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1
Kenneth Rosen Edition 7th Exercise 8.2 Question 28 (Page No. 525)
Find all solutions of the recurrence relation $a_{n} = 2a_{n1} + 2n^{2}.$ Find the solution of the recurrence relation in part $(A)$ with initial condition $a_{1} = 4.$
asked
May 5
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Combinatory
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Lakshman Patel RJIT

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Kenneth Rosen Edition 7th Exercise 8.2 Question 27 (Page No. 525)
What is the general form of the particular solution guaranteed to exist by Theorem 6 of the linear nonhomogeneous recurrence relation $a_{n} = 8a_{n2}  16a_{n4} + F(n)$ if $F(n) = n^{3}?$ $F(n) = (2)^{n}?$ $F(n) = n2^{n}? $ $F(n) = n^{2}4^{n}?$ $F(n) = (n^{2}  2)(2)^{n}?$ $F(n) = n^{4}2^{n}?$ $F(n) = 2?$
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May 5
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Combinatory
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Lakshman Patel RJIT

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Kenneth Rosen Edition 7th Exercise 8.2 Question 26 (Page No. 525)
What is the general form of the particular solution guaranteed to exist by Theorem $6$ of the linear nonhomogeneous recurrence relation $a_{n} = 6a_{n1}  12a_{n2} + 8a_{n3} + F (n)$ if $F (n) = n^{2}?$ $F (n) = 2^{n}?$ $F (n) = n2^{n}?$ $F (n) = (2)^{n}?$ $F (n) = n^{2}2^{n}?$ $F (n) = n^{3}(2)^{n}?$ $F (n) = 3?$
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May 5
in
Combinatory
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Lakshman Patel RJIT

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Kenneth Rosen Edition 7th Exercise 8.2 Question 25 (Page No. 525)
Determine values of the constants $A$ and $B$ such that $a_{n} = A{n} + B$ is a solution of recurrence relation $a_{n} = 2a_{n1} + n + 5.$ Use Theorem $5$ to find all solutions of this recurrence relation. Find the solution of this recurrence relation with $a_{0} = 4.$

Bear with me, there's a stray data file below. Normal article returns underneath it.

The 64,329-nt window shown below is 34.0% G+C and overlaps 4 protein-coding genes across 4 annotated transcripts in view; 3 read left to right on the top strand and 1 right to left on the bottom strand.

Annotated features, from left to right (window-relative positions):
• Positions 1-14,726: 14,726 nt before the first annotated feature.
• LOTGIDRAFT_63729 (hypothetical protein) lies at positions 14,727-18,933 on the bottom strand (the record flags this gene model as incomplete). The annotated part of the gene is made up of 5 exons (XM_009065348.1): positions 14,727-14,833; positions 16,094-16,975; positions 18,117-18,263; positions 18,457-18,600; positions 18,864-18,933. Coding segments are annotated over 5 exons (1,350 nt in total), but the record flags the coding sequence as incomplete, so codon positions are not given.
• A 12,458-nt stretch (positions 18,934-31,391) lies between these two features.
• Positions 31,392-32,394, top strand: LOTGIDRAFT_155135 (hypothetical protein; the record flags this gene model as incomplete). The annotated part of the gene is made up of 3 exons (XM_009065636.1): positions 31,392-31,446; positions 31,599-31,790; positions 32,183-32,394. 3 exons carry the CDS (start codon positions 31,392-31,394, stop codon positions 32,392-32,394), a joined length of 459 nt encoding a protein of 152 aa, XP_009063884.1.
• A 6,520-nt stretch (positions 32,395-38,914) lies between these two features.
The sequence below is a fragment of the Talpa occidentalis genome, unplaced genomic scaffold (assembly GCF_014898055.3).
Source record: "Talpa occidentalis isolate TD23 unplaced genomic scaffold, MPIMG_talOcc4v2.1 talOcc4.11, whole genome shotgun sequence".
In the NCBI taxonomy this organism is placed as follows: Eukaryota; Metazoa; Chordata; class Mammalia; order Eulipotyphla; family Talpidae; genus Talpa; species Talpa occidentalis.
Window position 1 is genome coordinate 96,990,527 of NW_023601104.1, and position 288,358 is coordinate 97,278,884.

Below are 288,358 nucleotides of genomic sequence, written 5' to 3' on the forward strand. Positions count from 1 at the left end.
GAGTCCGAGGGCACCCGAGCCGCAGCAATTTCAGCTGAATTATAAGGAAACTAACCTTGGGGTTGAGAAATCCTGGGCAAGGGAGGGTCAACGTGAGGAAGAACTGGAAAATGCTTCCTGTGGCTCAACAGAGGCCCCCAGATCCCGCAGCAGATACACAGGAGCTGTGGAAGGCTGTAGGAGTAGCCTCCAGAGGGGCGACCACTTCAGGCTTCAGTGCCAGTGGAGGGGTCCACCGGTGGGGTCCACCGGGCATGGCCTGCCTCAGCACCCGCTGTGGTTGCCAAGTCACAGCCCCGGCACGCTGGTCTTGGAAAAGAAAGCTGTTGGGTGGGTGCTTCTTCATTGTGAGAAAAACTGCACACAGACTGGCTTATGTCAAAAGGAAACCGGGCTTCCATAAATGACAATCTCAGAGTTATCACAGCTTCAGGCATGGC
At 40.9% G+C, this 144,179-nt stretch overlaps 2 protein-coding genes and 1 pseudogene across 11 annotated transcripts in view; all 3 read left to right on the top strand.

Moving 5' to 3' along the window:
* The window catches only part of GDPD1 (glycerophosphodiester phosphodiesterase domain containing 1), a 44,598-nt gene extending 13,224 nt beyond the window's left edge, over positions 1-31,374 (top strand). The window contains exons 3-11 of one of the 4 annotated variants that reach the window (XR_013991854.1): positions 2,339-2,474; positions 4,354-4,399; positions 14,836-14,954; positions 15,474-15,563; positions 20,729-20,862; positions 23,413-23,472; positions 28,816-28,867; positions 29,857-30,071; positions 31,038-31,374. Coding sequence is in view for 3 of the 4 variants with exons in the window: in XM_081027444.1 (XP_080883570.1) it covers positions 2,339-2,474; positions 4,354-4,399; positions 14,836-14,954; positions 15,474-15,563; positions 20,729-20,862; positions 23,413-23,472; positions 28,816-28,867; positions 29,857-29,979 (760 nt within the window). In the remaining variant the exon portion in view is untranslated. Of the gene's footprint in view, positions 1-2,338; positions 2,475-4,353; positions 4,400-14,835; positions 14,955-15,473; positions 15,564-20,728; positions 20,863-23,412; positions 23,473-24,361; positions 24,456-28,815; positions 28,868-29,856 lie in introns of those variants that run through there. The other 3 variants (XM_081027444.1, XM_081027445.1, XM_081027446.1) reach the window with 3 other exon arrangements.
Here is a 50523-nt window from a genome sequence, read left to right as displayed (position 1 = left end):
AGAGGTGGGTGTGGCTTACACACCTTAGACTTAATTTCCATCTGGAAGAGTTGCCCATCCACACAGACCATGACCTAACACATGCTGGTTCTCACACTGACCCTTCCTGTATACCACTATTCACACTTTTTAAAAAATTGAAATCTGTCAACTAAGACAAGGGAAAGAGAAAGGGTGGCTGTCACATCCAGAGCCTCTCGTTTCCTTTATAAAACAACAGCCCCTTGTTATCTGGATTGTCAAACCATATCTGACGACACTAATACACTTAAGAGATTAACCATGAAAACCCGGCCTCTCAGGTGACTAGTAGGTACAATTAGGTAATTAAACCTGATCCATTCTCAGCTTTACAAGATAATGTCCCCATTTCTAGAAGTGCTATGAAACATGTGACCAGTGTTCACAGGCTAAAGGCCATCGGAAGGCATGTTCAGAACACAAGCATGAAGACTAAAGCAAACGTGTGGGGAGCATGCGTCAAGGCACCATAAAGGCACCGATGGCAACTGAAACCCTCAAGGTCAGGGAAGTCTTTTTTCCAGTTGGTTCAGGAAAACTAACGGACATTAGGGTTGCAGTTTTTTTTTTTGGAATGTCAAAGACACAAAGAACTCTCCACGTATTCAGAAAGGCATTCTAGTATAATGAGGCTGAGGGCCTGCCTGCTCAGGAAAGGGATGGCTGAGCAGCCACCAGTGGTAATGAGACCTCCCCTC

asked
May 5
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Combinatory
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Lakshman Patel RJIT

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Kenneth Rosen Edition 7th Exercise 8.2 Question 24 (Page No. 525)
Consider the nonhomogeneous linear recurrence relation $a_{n} = 2a_{n1} + 2^{n}.$ Show that $a_{n} = n2^{n}$ is a solution of this recurrence relation. Use Theorem $5$ to find all solutions of this recurrence relation. Find the solution with $a_{0} = 2.$
asked
May 5
in
Combinatory
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Lakshman Patel RJIT

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Kenneth Rosen Edition 7th Exercise 8.2 Question 23 (Page No. 525)
Consider the nonhomogeneous linear recurrence relation $a_{n} = 3a_{n1} + 2^{n}.$ Show that $a_{n} = 2^{n+1}$ is a solution of this recurrence relation. Use Theorem $5$ to find all solutions of this recurrence relation. Find the solution with $a_{0} = 1.$
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May 5
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Combinatory
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Lakshman Patel RJIT